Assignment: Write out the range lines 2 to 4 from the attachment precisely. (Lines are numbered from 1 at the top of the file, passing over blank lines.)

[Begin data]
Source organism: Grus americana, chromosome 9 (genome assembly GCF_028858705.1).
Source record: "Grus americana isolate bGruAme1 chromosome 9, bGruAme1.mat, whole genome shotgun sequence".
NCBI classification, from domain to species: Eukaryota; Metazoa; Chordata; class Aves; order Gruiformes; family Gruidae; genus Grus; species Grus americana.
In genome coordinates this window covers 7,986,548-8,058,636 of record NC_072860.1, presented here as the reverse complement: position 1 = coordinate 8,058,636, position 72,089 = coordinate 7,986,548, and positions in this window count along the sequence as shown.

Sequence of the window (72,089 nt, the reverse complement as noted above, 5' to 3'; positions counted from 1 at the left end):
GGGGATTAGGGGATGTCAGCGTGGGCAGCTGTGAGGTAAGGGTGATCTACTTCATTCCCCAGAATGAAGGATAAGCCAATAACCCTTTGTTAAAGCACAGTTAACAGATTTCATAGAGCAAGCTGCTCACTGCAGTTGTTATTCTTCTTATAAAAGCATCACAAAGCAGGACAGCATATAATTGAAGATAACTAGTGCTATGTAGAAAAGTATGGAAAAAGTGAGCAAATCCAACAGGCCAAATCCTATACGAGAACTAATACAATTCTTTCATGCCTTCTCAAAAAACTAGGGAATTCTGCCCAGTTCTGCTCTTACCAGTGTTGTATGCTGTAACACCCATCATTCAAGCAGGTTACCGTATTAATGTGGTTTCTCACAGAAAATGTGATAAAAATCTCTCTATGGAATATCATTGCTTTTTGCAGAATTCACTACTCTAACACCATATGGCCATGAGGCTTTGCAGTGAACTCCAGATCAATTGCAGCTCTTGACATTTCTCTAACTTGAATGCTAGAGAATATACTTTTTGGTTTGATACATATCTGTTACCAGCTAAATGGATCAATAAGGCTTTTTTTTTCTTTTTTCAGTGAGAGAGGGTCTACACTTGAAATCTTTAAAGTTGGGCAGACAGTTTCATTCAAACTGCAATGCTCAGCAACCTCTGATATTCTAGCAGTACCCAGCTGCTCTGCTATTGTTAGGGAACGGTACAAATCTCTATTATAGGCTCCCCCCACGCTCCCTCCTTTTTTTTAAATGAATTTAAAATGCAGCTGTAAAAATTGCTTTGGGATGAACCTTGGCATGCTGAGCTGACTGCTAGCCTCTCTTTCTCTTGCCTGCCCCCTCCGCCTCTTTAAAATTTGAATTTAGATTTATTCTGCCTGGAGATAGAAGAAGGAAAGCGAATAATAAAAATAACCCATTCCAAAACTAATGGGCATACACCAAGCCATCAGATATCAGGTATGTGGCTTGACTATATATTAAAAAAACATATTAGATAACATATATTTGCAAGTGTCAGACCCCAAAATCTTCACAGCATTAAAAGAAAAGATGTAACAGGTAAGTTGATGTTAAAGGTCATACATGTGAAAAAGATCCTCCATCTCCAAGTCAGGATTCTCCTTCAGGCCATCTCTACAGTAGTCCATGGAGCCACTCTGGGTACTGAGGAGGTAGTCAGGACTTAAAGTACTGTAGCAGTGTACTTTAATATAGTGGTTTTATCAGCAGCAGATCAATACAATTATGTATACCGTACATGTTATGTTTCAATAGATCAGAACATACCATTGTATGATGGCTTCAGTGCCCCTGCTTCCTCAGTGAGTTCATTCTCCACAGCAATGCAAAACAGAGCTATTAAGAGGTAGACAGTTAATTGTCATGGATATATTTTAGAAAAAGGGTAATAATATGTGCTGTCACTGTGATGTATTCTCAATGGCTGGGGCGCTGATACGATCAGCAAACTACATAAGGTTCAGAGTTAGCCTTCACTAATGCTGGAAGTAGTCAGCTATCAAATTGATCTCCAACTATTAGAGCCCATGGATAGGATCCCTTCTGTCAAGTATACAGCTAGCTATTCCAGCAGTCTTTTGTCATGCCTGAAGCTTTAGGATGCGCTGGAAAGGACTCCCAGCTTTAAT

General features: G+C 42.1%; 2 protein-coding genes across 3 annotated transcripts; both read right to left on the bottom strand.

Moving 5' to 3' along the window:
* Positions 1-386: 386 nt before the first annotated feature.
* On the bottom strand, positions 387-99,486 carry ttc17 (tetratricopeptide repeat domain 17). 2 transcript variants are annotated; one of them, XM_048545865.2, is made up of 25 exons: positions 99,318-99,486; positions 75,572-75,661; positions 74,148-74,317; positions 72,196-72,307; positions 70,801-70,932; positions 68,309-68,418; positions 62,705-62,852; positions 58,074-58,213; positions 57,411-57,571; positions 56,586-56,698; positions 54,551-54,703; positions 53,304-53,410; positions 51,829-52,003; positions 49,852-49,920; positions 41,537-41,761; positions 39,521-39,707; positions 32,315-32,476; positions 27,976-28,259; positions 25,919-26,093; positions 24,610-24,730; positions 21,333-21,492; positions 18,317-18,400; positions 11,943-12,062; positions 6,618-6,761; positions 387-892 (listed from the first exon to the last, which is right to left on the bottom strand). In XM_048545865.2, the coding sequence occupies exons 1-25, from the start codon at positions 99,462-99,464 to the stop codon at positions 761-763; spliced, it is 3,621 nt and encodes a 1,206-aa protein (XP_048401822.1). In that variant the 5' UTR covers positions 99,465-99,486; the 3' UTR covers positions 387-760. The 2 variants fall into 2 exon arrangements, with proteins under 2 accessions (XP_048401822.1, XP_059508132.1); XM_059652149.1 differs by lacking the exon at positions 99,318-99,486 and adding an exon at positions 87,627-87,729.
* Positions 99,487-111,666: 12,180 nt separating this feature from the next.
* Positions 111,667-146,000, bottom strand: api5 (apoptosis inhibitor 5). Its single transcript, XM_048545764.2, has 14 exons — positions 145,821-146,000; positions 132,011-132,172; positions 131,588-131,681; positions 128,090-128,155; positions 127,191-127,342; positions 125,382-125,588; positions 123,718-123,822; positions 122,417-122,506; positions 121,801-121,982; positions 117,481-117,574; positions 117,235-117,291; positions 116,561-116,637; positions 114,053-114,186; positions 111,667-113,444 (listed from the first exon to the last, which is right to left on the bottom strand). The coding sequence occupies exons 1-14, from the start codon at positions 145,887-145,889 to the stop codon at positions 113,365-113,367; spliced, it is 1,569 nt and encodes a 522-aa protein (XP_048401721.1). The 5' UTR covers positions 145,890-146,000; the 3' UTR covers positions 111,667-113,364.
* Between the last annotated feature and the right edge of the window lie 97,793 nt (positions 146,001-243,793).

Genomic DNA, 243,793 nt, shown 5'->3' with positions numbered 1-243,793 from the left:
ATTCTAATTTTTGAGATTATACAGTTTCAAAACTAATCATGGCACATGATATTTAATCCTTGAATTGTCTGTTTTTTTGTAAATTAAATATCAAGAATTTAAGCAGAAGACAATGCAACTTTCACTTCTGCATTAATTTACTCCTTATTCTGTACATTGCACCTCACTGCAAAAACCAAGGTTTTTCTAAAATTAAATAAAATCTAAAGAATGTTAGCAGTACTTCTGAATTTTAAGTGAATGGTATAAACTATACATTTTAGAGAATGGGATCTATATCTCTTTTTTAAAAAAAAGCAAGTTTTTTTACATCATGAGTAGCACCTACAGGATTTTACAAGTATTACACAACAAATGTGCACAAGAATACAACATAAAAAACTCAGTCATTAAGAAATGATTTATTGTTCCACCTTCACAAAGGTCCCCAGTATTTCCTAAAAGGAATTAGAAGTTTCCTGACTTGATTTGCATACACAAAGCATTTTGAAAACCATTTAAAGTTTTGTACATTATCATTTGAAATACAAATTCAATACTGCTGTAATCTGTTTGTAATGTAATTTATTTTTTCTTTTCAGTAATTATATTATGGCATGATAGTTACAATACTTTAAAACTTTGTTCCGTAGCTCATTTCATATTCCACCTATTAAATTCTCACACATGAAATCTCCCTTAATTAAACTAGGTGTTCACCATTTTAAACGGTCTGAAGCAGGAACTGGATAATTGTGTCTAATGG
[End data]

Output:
Source record: "Grus americana isolate bGruAme1 chromosome 9, bGruAme1.mat, whole genome shotgun sequence".
NCBI classification, from domain to species: Eukaryota; Metazoa; Chordata; class Aves; order Gruiformes; family Gruidae; genus Grus; species Grus americana.
In genome coordinates this window covers 7,986,548-8,058,636 of record NC_072860.1, presented here as the reverse complement: position 1 = coordinate 8,058,636, position 72,089 = coordinate 7,986,548, and positions in this window count along the sequence as shown.